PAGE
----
It’s remarkable how many lenders come out of the woodwork and want to be your friend when you’re a young soldier.
“Hey buddy. How about a new car? You’ll ride today guaranteed.”
“Hey trooper. How about a new credit card. The way we’ve got it set up, it’s like free money.”
“Hey soldier. How about a new gaming computer? You won’t have to pay for it for a while. You’ll have plenty of time to prepare for payments.”
The reason why many of these 18 or 19 year old soldiers can get a new car or line of credit so easily is because lenders know they’ve got guaranteed money coming in. And they know that if they turn up the heat, they’ll have to get their money.
These young soldiers, not knowing any better and many of them without a financial education are quick to sign up.
And they don’t understand the skyrocketing interests rates and poison pill conditions behind these loans.
Next think you know, the cars are getting repoed. The collection agencies are calling. And these young men and women won’t be able to get credit for anything else, even after they get out of the military.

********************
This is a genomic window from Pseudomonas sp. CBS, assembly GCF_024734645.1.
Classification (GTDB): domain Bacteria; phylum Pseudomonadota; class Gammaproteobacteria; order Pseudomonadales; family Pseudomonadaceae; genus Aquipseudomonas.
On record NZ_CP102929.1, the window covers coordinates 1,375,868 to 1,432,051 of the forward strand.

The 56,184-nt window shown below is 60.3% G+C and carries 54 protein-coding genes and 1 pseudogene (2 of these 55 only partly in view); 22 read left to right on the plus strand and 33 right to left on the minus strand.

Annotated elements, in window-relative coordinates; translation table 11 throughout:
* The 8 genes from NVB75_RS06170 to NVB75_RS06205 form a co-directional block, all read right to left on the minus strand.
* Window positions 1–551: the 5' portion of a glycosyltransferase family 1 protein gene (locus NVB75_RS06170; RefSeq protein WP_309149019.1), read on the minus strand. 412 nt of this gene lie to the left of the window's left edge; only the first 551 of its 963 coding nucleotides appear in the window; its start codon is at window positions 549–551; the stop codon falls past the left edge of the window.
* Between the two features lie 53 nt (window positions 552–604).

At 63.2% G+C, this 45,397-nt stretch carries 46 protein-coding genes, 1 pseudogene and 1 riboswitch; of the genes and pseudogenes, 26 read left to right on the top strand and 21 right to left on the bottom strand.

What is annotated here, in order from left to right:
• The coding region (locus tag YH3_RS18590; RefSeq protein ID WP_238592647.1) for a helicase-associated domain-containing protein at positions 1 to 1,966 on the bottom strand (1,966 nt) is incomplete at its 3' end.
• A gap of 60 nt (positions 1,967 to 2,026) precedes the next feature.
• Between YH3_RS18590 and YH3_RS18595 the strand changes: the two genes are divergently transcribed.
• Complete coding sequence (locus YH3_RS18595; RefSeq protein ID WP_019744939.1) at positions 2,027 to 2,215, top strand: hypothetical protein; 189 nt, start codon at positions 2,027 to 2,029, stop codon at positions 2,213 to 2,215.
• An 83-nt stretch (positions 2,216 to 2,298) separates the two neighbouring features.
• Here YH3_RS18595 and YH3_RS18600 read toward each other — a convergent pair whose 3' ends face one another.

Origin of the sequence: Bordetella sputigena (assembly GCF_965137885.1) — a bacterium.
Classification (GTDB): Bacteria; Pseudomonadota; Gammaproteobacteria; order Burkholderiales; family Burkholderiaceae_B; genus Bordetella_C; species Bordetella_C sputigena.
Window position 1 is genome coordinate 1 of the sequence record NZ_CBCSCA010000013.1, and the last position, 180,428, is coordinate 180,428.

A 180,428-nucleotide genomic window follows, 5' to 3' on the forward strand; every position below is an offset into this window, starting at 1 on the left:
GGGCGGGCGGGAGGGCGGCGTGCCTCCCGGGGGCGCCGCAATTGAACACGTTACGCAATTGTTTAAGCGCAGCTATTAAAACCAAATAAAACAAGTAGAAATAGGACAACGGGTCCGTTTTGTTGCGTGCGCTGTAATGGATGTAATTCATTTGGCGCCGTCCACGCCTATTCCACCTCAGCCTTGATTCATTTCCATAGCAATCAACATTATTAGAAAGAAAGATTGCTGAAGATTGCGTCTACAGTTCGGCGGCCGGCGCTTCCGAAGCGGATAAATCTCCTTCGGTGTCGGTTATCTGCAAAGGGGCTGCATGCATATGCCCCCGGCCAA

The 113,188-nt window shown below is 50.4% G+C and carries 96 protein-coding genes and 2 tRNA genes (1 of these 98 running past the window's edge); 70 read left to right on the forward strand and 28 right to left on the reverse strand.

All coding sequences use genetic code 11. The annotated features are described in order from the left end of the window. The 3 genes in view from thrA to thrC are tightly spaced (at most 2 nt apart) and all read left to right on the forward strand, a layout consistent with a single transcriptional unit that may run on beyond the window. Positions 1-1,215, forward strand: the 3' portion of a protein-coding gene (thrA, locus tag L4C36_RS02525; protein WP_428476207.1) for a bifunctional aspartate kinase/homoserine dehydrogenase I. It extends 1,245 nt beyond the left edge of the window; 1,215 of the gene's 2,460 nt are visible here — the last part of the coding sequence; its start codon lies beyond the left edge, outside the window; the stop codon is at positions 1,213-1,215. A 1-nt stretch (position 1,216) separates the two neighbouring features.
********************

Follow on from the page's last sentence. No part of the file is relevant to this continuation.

No vehicles. No homes. Maybe not even help for school books.
But hey, they can still go to school. Because there are plenty of private for-profit schools that can give them another high interest loan that needs to be fed with an amount that exceeds GI Bill limitations.
It’s quick sand that lures in it’s victims with the promise of something that offers serious consequences for the unprepared.
That’s why our elected officials need to put in place tougher regulations that doesn’t allow these predators to get near our veterans.
There should be more of an investment made in educating our veterans to make better financial decisions and lenders shouldn’t be allowed to do business without meeting tough criteria. And if they don’t, they shouldn’t even be zoned anywhere near a military installation.
Doing this will not only protect our veterans on a short term basis financially but set in place a foundation of fiscal awareness that will last them the rest of their lives.